Introduction: Arduino Shower Monitor

About: Lazy Old Geek

Since this Lazy Old Geek (LOG) is getting Old, he(I) forget things. Now I like to take a shower every other day but can’t remember if it’s shower day or not. I could mark it on a calendar (paper or computer) or I could even have the calendar alarm me but for various reasons, sometimes I will want to shift my schedule. Well, my MD said my memory was okay for my age, so I decided to make a little Shower Monitor. For the electronic hobbyist, enough information is provided to make this project (hopefully). Parts list, CAD files and software is provided.

Step 1: Design


1. Well, this is LOG so I naturally decided to use an Arduino.
2. It would be battery powered since it will go in my bathroom.
3. I wanted it to show the day of the week and whether or not it’s shower day.
4. I also wanted to be able to toggle the shower day on or off if I wanted to change it.

The ‘standard’ Arduino, like the UNO is not very well designed for battery operation, so I decided to build my own Arduino on a PCB.
I decided on the Lithium 18650 battery as it’s my current favorite battery of choice. (see picture) This battery voltage will vary from about 4.2Vdc fully charged down to about 2.0Vdc.
Technobabble: One of the brains of the Arduino is the AtMega328P. Another current favorite for me. Now this microprocessor will theoretically operate with a voltage of 4.2Vdc down to about 1.8Vdc but I think in the Arduino standard environment it is limited to 2.9Vdc? Anyway, that’s good enough for me. However, at lower voltages, the clock needs to be reduced to 8MHz.
Eagle files are atttached, schematic and PCB. This schematic is my prototype design so includes parts I thought might be necessary. I did not stuff the DS1307, 32.768KHz crystal and battery holder.

I made and stuffed the PCB.
I installed different colored LEDs for the day of the week so it’s a little easier to distinguish one day from another. (My eyesight isn’t the greatest)

Parts List:
1 18650 Battery
1 18650 Battery holder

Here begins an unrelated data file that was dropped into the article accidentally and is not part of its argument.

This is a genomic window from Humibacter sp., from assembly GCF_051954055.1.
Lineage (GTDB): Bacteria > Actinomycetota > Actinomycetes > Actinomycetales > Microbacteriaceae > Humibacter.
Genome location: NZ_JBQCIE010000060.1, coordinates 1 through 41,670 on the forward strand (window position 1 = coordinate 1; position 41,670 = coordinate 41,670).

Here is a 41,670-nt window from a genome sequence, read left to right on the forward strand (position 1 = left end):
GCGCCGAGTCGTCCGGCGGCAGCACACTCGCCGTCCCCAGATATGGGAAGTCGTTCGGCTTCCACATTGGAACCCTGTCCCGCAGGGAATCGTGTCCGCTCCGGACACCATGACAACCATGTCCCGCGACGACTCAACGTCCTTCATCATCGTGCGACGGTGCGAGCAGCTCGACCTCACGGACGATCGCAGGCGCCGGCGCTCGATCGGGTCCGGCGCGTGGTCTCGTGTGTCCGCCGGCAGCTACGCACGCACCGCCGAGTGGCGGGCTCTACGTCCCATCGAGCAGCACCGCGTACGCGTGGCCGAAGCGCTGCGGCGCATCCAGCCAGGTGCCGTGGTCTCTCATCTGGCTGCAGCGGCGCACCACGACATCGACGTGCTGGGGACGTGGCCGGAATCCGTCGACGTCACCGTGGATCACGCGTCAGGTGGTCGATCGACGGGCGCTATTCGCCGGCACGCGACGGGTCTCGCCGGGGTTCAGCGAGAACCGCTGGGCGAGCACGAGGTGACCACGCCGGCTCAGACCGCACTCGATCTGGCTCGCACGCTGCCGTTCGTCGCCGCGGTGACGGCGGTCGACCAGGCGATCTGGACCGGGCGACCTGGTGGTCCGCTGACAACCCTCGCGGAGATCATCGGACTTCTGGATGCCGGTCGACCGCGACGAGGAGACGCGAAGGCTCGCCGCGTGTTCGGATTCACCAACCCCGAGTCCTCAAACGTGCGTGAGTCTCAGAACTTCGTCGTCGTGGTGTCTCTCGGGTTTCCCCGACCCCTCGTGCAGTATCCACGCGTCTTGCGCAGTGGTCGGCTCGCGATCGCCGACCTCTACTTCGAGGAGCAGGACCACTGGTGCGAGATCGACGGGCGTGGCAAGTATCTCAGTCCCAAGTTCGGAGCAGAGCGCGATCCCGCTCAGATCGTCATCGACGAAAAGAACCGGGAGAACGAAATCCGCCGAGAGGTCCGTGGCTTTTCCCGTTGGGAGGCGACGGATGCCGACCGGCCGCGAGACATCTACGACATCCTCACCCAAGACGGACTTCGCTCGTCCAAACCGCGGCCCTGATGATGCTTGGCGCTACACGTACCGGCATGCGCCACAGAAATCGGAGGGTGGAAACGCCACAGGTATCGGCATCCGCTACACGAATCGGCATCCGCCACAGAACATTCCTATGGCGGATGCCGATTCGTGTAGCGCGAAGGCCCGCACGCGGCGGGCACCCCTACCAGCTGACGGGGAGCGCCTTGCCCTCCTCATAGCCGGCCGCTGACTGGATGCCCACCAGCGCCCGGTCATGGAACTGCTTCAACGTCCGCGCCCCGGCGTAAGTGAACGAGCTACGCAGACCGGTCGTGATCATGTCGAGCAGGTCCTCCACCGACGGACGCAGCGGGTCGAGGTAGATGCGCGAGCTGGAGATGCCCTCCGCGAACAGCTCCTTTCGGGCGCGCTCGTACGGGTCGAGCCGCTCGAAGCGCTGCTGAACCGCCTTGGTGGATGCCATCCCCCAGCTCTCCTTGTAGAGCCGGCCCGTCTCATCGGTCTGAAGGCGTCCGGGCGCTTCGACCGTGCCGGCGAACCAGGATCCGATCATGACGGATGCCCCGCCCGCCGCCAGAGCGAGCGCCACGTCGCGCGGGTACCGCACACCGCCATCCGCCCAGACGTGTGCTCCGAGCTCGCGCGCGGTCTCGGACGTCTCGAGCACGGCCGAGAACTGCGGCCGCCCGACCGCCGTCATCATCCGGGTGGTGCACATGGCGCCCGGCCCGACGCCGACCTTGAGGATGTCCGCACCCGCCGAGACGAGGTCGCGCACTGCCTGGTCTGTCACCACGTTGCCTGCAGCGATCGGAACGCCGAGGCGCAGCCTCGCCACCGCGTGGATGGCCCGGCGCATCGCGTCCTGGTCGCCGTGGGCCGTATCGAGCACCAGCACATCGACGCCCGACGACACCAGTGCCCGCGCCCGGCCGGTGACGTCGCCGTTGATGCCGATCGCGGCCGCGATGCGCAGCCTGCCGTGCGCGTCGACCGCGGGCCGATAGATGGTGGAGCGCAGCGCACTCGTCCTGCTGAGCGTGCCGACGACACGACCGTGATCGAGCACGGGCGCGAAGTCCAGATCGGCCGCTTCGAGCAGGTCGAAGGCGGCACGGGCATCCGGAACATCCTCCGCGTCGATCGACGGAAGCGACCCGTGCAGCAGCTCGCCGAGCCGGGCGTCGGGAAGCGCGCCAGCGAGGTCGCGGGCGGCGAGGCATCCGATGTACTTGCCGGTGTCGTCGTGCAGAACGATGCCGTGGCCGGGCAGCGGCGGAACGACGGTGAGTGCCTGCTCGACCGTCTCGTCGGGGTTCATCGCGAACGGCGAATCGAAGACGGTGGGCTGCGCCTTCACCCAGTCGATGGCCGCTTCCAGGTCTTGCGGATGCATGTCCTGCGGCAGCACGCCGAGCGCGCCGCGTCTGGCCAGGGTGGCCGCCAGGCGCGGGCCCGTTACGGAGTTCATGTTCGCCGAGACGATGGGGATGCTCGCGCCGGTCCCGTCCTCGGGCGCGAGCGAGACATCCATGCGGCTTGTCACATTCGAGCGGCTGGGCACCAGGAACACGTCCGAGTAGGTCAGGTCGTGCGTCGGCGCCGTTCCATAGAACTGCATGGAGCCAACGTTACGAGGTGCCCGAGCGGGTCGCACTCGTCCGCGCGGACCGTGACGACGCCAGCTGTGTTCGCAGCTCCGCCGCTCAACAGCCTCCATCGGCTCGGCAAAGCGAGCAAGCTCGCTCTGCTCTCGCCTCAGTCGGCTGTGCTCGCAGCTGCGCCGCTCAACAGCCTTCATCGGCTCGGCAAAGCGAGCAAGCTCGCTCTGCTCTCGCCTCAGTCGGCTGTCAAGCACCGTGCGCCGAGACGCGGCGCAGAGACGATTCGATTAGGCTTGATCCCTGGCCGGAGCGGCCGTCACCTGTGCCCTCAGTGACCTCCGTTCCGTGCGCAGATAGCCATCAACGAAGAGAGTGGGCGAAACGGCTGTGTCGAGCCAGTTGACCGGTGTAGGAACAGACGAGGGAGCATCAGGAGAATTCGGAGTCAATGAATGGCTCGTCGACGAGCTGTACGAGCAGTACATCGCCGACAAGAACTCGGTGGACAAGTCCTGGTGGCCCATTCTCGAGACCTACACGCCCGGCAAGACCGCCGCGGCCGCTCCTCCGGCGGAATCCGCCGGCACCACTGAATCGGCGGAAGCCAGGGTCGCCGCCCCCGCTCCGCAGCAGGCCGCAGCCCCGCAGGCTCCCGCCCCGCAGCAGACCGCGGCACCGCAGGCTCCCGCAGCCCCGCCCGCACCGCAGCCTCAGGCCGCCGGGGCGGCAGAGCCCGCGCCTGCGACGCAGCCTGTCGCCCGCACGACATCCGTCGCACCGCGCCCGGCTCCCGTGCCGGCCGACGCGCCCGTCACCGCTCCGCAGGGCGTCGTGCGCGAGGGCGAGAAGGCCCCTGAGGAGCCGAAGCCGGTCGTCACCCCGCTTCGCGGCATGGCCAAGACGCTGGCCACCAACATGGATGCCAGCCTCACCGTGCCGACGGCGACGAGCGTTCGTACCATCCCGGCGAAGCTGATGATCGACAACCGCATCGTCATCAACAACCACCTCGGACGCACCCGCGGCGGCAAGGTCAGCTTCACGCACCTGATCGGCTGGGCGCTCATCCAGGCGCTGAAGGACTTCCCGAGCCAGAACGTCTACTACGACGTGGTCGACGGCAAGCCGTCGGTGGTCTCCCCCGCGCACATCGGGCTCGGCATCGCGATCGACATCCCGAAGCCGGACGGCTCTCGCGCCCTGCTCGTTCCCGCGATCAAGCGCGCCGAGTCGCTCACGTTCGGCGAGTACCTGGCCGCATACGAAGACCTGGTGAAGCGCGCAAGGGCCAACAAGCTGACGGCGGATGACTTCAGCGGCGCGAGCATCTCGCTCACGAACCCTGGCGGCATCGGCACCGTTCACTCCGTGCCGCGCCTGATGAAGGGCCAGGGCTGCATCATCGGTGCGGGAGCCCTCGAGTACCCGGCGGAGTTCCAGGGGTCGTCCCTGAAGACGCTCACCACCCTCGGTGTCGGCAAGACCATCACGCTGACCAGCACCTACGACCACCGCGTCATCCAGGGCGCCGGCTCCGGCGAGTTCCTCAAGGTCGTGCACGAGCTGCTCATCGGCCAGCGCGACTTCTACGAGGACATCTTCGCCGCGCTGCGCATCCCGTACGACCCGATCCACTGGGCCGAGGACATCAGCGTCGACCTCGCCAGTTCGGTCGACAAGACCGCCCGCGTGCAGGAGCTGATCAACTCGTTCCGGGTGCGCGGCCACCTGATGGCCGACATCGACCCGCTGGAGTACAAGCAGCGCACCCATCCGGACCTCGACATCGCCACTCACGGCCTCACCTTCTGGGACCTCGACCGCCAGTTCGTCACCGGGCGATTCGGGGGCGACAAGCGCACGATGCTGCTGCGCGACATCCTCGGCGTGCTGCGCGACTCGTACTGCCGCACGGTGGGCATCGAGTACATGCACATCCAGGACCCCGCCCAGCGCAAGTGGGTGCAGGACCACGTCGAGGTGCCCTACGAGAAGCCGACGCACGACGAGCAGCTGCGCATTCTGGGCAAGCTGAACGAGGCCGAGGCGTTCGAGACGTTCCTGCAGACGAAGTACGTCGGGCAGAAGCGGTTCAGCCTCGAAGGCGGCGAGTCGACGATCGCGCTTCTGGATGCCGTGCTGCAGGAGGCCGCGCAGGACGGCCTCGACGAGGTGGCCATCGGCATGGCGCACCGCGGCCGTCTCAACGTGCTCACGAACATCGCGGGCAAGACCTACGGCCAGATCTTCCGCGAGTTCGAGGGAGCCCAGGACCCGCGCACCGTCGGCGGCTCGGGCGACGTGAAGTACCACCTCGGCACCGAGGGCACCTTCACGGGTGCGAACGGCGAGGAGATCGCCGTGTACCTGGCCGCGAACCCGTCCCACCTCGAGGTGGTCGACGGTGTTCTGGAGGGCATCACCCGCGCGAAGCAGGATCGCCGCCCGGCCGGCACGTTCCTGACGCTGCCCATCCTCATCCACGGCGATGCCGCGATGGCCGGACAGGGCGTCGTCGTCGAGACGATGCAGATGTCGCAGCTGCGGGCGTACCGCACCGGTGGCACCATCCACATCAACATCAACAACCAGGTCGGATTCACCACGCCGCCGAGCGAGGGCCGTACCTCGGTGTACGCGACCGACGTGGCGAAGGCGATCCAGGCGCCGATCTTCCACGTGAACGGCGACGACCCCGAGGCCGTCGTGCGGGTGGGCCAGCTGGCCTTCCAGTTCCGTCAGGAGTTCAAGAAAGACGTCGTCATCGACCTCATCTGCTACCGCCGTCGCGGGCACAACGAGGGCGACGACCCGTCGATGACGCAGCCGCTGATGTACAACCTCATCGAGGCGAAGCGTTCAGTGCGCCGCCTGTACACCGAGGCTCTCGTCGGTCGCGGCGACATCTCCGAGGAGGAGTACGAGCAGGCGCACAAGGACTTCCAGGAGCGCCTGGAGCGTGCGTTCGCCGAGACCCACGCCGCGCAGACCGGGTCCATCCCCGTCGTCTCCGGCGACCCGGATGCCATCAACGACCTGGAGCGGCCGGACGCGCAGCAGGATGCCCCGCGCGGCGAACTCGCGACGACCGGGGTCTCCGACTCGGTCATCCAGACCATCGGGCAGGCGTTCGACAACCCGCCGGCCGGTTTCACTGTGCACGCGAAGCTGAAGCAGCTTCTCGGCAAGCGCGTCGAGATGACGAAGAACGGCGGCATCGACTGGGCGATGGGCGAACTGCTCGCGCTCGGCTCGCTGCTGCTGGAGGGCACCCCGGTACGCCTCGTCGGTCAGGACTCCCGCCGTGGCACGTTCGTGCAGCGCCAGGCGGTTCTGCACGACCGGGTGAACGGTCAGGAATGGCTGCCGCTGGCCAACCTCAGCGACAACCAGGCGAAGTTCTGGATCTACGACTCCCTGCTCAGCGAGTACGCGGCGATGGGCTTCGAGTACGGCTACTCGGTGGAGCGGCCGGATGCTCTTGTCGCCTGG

1 Shower Monitor PCB (Can be made with Eagle Cadsoft files)
1 ATmega328P microprocessor
1 28 pin IC socket
6   Male header pins
1 Tactile SPST switch
1 Tactile DPST switch
1  Capacitor 0.1uFd
2  Capacitor 22pFd
1  Cylindrical crystal 8MHz
8  LED 3MM (assorted colors)
1  Resistor 10K
8  Resistor 1.5K
1 JST2.0 connector set (male/female)
Scrap wire
Scrap plastic

Step 2: Arduino Software

Problem: The standard bootloaded AtMega328P will not work with an 8MHz crystal. A different bootloader is needed.
Solution: I basically used this procedure to load the correct bootloader:

Step 6: I selected: Arduino Pro or Pro Mini (3.3V, 8 MHz) w/ ATmega328 as the bootload I wanted on the AtMega328P.
Warning: When loading sketches under Tools>Board menu, you must select Arduino Pro or Pro Mini (3.3V, 8 MHz) w/ ATmega328

Problem: I needed a way to figure out the day of the week.
Solution: In the RTC library, there is a function called RTC_Millis. This uses the Arduino millis() function to calculate the day and time.
Technobabble: The Arduino millis() function uses the (in this case) 8MHz crystal to calculate time. This is not a very accurate way to calculate time. It depends on a lot of factors, especially the accuracy of the crystal but also, temperature and possibly voltage.
Well, some say it may be off a few seconds a day. Well, my accuracy is in days so, I don’t think it’ll be a problem, though I should have a better idea after a few weeks of use.
The time is set when the sketch is loaded. The time comes from the time set on the PC loading the sketch.

Problem: The Arduino AtMega328P is normally powered and draws current continuously. This drains the battery faster.
Solution1: I found this website that will put the AtMega to sleep
Here’s the library:
Unfortunately, I couldn’t get it to work with millis().
I also tried Narcoleptic but couldn’t get it to work either.

Solution2: Well, since I am Lazy, I decided to skip trying to implement Sleep mode and decided to just turn off the LEDs until the Start button is pushed. I am guessing the battery should last about a month.

Correction: My first sketch had an error in it so this is Sketch2!!!

Step 3: Using Shower Monitor

So being Lazy, I used double sticky tape and stuck the battery and PCB on a piece of plastic. I drilled a couple of holes, strung a piece of wire and hung it on a nail. (See picture)

Procedure: Press the Start button, one of the days of the week LEDs lights up. Hopefully, it will be the correct one. If the Shower LED is lit, it’s shower day.
The Shower Monitor will shut off after about six seconds.

Changing Shower Day: If you want to change Shower day, press and hold the Start button for about six seconds until it toggles, then release button.

If no LEDs come on, it’s (hopefully) the battery. Replace with a charged 18650.
You will need to reload the sketch to set the time.

If the day of the week is off, reload the sketch to set the time.

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